House Republicans on Tuesday spent the day beating back questions about the implementation of a contentious immigration order signed by President Donald Trump while Democrats forcefully bashed the administration as “dangerous.”
Speaker Paul D. Ryan, while defending its proposed intent, even admitted the roll out of the executive order, which at first banned travel for those with valid green cards coming from Muslim-majority countries, could have been better handled.
“I think it’s regrettable that there was some confusion on the roll-out of this,” Ryan said. “No one wanted to see people with green cards or special immigrant visas like translators get caught up in all of this.”
Still, Ryan defended the plan while careful to note that he supports refugee resettlement programs.
On whether Congress has any role to address concerns with the Trump administration’s immigration executive order, Ryan said yes — but offered no details on how.
“There’s always a role for Congress. Congress oversees these things all of the time,” Ryan said. “But this is clearly in keeping with the president’s authorities.”
Meanwhile, the typically mild-tempered House Minority Whip Steny H. Hoyer unleashed on the Trump administration, calling it “irresponsible and dangerous” and that Trump was testing the presidency from an “authoritarian standpoint.”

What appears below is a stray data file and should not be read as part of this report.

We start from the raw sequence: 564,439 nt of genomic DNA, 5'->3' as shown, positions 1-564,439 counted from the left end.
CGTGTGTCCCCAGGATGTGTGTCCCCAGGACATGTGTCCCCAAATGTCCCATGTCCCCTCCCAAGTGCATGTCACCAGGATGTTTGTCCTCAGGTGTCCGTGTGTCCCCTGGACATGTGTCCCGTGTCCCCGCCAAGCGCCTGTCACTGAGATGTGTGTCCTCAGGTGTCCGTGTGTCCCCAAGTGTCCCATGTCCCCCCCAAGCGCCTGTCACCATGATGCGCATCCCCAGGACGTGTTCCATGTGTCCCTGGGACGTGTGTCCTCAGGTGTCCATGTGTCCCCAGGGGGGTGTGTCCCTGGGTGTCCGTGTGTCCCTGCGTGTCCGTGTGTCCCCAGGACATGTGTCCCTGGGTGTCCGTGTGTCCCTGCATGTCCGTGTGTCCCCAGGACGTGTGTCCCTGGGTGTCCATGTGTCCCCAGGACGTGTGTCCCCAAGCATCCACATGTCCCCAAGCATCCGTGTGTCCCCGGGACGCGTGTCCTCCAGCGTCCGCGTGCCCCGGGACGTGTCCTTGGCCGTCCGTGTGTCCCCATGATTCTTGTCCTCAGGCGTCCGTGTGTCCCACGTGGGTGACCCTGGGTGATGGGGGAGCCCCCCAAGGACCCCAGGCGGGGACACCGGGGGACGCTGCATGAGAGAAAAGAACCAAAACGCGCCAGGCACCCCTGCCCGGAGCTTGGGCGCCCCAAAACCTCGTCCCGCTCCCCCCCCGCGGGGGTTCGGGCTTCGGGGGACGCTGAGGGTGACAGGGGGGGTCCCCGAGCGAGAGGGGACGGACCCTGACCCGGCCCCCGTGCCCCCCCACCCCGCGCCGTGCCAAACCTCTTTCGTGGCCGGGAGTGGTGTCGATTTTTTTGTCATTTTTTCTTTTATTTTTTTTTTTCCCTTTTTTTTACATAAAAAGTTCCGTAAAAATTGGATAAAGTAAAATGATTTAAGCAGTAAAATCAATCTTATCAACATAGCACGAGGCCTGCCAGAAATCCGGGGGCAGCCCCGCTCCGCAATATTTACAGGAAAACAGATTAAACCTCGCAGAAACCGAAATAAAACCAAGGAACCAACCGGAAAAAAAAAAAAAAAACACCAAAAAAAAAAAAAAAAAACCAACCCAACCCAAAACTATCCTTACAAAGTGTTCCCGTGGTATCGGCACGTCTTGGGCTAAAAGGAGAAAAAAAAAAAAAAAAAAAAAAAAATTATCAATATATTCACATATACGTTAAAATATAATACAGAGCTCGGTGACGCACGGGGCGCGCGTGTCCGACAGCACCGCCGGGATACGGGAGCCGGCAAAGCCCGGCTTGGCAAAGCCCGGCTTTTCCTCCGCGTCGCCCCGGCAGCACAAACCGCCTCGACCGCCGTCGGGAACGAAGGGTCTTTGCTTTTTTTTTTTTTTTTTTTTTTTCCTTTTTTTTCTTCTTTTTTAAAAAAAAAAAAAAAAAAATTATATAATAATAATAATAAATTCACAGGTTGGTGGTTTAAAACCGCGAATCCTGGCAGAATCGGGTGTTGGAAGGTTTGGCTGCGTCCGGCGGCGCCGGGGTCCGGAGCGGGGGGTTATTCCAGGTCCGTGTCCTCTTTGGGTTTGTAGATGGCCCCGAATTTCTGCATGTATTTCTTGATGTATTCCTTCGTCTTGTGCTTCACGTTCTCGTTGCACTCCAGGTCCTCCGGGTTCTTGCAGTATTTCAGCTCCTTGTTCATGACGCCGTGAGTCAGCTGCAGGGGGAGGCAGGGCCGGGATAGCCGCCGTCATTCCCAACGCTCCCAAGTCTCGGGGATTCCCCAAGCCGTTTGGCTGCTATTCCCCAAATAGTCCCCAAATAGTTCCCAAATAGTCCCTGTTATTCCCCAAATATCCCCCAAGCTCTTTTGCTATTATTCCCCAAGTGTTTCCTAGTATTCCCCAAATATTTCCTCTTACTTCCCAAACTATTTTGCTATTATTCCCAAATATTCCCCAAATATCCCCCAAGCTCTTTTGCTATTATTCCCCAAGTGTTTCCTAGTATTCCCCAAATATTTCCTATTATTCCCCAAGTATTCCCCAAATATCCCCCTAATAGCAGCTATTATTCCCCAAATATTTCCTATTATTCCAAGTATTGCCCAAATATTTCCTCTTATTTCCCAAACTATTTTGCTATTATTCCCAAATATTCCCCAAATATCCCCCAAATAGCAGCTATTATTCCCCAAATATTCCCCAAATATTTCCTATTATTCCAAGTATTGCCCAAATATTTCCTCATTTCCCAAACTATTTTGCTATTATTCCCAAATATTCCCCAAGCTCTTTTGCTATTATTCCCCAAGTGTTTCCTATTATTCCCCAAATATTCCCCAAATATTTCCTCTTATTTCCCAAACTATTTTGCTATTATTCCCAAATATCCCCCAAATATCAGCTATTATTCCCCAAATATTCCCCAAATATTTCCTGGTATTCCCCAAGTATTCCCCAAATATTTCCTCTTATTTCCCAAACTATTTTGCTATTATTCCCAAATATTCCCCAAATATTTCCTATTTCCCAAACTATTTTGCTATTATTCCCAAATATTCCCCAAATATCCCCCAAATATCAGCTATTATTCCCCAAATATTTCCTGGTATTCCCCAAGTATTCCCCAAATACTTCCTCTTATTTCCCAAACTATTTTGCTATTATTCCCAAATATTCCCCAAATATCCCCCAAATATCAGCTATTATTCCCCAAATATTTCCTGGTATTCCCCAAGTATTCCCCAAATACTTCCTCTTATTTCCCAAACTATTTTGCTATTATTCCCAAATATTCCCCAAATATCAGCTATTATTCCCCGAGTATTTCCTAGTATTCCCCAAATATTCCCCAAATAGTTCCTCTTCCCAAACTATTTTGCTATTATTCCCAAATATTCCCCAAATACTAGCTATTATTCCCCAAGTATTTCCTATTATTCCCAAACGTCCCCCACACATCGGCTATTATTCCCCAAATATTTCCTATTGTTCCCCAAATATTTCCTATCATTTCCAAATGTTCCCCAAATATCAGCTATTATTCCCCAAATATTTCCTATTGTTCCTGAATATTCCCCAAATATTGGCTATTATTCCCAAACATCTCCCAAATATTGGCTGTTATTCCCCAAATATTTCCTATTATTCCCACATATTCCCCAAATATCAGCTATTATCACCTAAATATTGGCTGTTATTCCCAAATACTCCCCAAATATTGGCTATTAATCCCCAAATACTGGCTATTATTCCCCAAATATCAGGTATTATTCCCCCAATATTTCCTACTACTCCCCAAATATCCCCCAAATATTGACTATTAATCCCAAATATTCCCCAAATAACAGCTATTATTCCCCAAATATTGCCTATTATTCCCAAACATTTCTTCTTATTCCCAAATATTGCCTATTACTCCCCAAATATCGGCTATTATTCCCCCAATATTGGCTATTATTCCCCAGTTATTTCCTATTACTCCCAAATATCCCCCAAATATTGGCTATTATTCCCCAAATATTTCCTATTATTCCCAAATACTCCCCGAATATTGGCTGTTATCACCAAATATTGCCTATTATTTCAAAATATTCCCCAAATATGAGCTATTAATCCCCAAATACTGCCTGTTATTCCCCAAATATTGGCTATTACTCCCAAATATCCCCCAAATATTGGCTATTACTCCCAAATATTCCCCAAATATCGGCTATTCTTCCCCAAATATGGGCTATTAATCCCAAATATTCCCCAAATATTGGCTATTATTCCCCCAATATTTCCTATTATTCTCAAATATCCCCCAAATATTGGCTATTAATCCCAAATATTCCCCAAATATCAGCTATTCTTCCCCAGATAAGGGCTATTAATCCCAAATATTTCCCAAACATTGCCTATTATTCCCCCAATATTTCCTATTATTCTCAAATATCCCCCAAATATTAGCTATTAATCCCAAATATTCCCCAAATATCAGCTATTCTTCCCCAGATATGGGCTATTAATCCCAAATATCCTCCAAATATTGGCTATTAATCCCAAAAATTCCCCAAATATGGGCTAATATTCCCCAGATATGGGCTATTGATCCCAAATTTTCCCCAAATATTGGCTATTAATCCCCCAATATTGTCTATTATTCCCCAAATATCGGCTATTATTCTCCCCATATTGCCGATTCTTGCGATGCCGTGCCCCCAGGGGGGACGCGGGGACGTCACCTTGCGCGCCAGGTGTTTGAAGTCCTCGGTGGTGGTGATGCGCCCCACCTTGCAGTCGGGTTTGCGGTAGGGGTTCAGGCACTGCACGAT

Reports surfaced Monday night that congressional staff on the House Judiciary Committee had helped craft the order, but did so in secret without letting their bosses or House leadership know.
“Unacceptable. Unacceptable,” Hoyer said. “We’re not an arm of the administration.”
For his part, Judiciary Committee Chairman Robert W. Goodlatte released a statement praises his staff’s work, which he said he allowed them to do.
“While they gave advice to the new administration, they did not have decision making authority on the policy,” the statement read. “My staff had no control of the language contained in the president’s executive order, the timing of the announcement, the rollout and subsequent implementation and the coordination with Congress.”
Other Republicans were energized Tuesday by the prospects of rolling back some Obama administration regulations this week using an infrequently used mechanism available to the legislative branch: the Congressional Review Act.
House Majority Leader Kevin McCarthy, flanked by several colleagues, said the House would vote Wednesday to overturn a rule related to water polluting from coal mining, known as the Stream Protection Rule.
The CRA allows lawmakers to use a simple majority vote to rescind a regulation within 60 legislative days of publication. The law has only been successfully used once in its 20-year history.